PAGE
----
Tuesday, October 31, 2006

A cutting wind off the Chesapeake

Felt like winter tonight, the hallucination helped considerably by a cold wind off the gorge. But I never felt a cold winter wind like the one that whipped off Chesapeake Bay when I lived on Maryland's Eastern Shore, on what is called the Delmarva Peninsula (because parts of it are in Delaware, Maryland and Virginia), a flat narrow sandbar between the bay to the west and the Atlantic Ocean to the east.

Once I walked out the dirt road from the farmhouse we rented to the mailbox, a quarter mile journey through a horizontal snow storm. I had a full beard at the time that reached my chest. When I returned with the mail, my wife ("Sally") took one look at me and screamed. Apparently along the way I had brushed some snow off my face -- but since the hairs on my beard had frozen, they snapped like icicles and I took the beard off half my face with the gesture! So much for my long beard.

What I consider my best talking blues from my folksinging days was written about my experiences on the Eastern Shore. I call it the West Meets East Talkin' Misery Blues. It ends this way:

But now I’ve seen everything there is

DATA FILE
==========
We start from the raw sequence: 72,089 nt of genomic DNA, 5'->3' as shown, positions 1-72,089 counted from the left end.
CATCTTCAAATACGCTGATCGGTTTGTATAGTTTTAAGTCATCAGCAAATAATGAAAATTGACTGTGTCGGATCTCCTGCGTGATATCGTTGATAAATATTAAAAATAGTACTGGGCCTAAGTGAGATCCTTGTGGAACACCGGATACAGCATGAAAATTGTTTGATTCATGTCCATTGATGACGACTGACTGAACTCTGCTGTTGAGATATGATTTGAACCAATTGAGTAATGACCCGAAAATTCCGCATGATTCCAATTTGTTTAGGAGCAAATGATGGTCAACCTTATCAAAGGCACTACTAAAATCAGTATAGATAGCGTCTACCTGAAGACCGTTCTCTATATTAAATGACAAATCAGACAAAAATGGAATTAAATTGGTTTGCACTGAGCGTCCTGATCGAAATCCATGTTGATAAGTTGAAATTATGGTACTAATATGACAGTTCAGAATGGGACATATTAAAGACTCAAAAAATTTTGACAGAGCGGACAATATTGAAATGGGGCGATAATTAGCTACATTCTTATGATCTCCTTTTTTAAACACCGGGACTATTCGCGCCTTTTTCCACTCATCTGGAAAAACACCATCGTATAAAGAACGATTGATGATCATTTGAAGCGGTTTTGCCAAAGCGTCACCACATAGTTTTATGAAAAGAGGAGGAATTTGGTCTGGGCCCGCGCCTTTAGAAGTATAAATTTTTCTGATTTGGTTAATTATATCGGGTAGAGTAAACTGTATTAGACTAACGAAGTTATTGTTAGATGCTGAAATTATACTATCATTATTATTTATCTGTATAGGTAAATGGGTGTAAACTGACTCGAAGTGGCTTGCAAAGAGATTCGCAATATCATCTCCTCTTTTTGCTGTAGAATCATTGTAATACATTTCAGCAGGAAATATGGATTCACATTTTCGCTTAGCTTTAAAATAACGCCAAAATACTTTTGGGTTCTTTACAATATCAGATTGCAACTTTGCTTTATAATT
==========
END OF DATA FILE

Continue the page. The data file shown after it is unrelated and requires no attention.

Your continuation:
That Eastern Shore ended the list
That leaves only the grave to autograph
You can make this here my epitaph
It takes a cat to go to a garden … takes a dog to go to a tree … takes a seagull, flying o’er the Eastern Shore, to go to the likes of me

It doesn't get that cold here but it gets cold enough for me. It's not too bad when the wind isn't blowing, which it isn't most of the time. But tonight is a cold one for the little people out with their bags.

The Killer

One of my goals in taking piano lessons is to learn how to play (and sing, of course) a classic Jerry Lee Lewis song, like Whole Lotta Shakin' or High School Confidential. I can't think of a better swan song for an old guy than something by the Killer.

Jerry Lee Lewis has worn very well on me over the years. Not Elvis. I only liked the early Sun Elvis to begin with (Mystery Train etc) but I can't listen to him today. But of all the old rockers, Jerry Lee has risen to the top.

I didn't like Quaid's performance in the movie, though. I thought it was a caricature. It's a fine line: if you're going to go eccentric as an actor, you have to make sure you stay in the spirit of the character. For example, Jennifer Jason Leigh is very eccentric in her performance of Dorothy Parker in Mrs. Parker and the Vicious Circle (what a great title!) but she's so true to the character that she's brilliant. Quaid plays too much the clown for my tastes. I don't believe his performance. Leigh's performance left me shaking.